2 Culver City California 1943
    Hughes at one point demanded partial reimbursement for his personal Boeing 307 Stratoliner, arguing that the purchase allowed study of the Boeing's pressurization system. Additionally, the War Production Board (WPB) wanted Hughes to build a new assembly plant near Hughes Tool Company headquarters in Houston, where labor costs were lower than in southern California. The WPB eventually allowed the company to use its existing Culver City, California, assembly plant and the USAAF made some small design concessions, but Hughes failed to secure reimbursement for the D-2 and Stratoliner, and ultimately agreed to most of the design changes, notably including the elimination of Duramold. The protracted negotiations consumed the better part of ten months, and the final contract was awarded on 1 August 1944.

    The XF-11 emerged as a tricycle landing gear, twin-engine, twin-boom all-metal monoplane with a pressurized central crew nacelle, with a much larger span and much higher aspect ratio than the P-38 or the D-2. The XF-11 used Pratt & Whitney R-4360-31 28-cylinder radial engines. Each engine drove a pair of contra-rotating four-bladed, controllable-pitch propellers. (Due to persistent problems with the contra-rotating propulsion system, which led to the 1946 crash, the second prototype had regular single four-bladed propellers.)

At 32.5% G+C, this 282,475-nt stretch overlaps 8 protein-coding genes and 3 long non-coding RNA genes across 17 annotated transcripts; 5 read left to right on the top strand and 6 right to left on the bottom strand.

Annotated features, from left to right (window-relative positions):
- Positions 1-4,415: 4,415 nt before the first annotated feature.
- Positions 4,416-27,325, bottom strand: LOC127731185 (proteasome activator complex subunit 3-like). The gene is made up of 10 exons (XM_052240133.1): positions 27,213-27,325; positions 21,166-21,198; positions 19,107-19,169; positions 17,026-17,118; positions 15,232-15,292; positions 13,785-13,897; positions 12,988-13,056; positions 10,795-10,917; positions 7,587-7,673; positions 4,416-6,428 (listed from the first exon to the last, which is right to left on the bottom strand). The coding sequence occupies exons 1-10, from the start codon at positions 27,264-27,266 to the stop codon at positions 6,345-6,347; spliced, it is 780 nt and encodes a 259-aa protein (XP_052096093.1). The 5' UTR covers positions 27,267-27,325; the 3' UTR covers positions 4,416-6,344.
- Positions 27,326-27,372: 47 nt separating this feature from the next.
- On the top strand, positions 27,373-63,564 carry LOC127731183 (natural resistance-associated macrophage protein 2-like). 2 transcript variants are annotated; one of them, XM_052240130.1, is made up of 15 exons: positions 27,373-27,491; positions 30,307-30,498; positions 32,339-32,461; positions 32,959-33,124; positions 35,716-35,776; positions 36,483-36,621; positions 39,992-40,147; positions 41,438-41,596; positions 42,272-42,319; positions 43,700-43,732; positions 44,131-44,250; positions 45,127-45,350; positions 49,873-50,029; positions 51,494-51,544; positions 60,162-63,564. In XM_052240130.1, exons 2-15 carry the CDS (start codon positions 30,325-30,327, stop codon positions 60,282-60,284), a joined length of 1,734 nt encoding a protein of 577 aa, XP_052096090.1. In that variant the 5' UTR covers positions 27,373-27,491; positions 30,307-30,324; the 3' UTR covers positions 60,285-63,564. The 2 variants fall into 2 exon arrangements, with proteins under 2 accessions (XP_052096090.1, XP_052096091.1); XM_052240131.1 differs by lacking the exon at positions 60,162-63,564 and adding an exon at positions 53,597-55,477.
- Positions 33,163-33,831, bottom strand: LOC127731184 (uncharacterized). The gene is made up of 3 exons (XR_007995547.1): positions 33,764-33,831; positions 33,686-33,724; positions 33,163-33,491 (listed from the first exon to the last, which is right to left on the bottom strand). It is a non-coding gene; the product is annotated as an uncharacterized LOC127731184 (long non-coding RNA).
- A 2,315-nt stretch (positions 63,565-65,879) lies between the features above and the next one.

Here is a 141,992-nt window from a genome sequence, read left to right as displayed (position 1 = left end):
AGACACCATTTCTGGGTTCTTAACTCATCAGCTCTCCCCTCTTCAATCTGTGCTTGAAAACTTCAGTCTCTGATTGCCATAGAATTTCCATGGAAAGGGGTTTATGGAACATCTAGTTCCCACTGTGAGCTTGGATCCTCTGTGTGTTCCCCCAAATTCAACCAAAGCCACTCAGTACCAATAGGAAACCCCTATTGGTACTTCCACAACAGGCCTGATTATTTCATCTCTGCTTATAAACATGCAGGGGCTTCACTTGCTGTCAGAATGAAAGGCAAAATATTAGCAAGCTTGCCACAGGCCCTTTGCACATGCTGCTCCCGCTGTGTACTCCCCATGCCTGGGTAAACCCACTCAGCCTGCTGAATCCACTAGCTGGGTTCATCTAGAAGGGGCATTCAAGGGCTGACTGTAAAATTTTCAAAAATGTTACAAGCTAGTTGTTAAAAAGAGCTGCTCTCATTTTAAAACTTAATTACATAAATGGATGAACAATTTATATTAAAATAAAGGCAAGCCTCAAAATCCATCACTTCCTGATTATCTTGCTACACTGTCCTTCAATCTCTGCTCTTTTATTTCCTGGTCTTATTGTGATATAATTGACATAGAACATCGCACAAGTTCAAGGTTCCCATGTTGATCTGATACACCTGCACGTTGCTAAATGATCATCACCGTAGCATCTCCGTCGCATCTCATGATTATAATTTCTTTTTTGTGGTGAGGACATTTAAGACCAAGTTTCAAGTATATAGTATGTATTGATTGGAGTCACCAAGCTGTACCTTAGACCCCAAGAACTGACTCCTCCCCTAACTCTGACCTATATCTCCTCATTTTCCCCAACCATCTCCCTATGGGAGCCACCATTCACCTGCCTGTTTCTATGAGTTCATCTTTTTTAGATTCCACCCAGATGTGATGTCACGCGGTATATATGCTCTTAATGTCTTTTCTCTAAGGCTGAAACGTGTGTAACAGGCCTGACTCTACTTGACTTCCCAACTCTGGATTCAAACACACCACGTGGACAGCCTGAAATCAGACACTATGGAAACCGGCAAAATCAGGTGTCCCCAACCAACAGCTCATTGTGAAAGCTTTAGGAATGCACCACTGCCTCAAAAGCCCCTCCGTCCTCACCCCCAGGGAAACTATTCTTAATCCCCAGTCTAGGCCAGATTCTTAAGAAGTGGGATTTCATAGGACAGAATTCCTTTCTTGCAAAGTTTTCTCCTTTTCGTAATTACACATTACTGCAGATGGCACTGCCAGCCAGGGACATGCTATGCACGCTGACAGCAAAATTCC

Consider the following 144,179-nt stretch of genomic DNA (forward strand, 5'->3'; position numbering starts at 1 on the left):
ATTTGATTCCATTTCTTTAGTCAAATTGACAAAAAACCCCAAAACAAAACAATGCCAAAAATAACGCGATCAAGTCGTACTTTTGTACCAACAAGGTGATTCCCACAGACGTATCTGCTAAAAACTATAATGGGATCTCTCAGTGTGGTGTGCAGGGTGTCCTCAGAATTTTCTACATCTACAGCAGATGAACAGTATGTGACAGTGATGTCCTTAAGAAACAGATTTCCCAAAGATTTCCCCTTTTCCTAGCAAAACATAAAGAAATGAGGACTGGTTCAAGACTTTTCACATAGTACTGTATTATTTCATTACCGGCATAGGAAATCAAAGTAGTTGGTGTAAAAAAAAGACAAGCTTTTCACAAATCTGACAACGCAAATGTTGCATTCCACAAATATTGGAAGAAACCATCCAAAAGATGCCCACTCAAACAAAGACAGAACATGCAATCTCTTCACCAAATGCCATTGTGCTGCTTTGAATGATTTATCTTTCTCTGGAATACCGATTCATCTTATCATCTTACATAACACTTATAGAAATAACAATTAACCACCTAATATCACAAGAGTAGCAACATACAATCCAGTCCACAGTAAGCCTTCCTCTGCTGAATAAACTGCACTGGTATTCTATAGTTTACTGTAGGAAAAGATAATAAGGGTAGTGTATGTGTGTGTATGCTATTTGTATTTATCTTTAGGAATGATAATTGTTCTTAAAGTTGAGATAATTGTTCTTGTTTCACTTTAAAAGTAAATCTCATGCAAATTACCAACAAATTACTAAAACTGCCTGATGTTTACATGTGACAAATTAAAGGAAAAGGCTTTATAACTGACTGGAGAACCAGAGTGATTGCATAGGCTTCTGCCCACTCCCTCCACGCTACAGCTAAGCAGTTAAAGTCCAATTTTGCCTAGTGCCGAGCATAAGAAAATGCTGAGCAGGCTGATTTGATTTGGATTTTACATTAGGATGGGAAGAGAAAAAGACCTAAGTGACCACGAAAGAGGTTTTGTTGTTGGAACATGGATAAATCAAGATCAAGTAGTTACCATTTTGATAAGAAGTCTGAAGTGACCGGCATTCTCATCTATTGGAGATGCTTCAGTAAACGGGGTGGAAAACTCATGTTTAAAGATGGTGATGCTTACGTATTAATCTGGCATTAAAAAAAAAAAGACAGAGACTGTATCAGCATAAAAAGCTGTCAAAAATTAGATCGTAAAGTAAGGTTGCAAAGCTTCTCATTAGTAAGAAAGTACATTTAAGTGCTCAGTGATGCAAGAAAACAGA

The program was plagued by managerial and logistical delays. 21 engineers, including chief engineer Ed West, resigned in a May 1944 dispute over their offices being moved from Brea, California, to the Culver City plant.The prototype's wings–subcontracted to Fleetwings–were delivered six months behind schedule in April 1945.With the end of the European war in May 1945, the order for 100 F-11s was reduced to just three, a static test model and the two prototypes, and the USAAF de-prioritized the project. The engines were delivered seven months behind schedule in September 1945, and the first prototype was conditionally accepted by the USAAF on 5 April 1946, although its electrical and hydraulic systems were incomplete.

    From 1946-1948, the Senate subcommittee to investigate the Defense Program, popularly known as the Truman Committee and then the Brewster Committee, investigated the F-11 and H-4 programs, leading to the famous Hughes-Roosevelt hearings in August 1947.The F-11 program cost the federal government $14,155,235, and Hughes absorbed at least a quarter of this amount in sunk costs from the D-2.
    Operational history
    The first prototype
    The first prototype, tail number 44-70155, piloted by Hughes, crashed on 7 July 1946 while on its maiden flight from the Hughes Aircraft factory airfield at Culver City.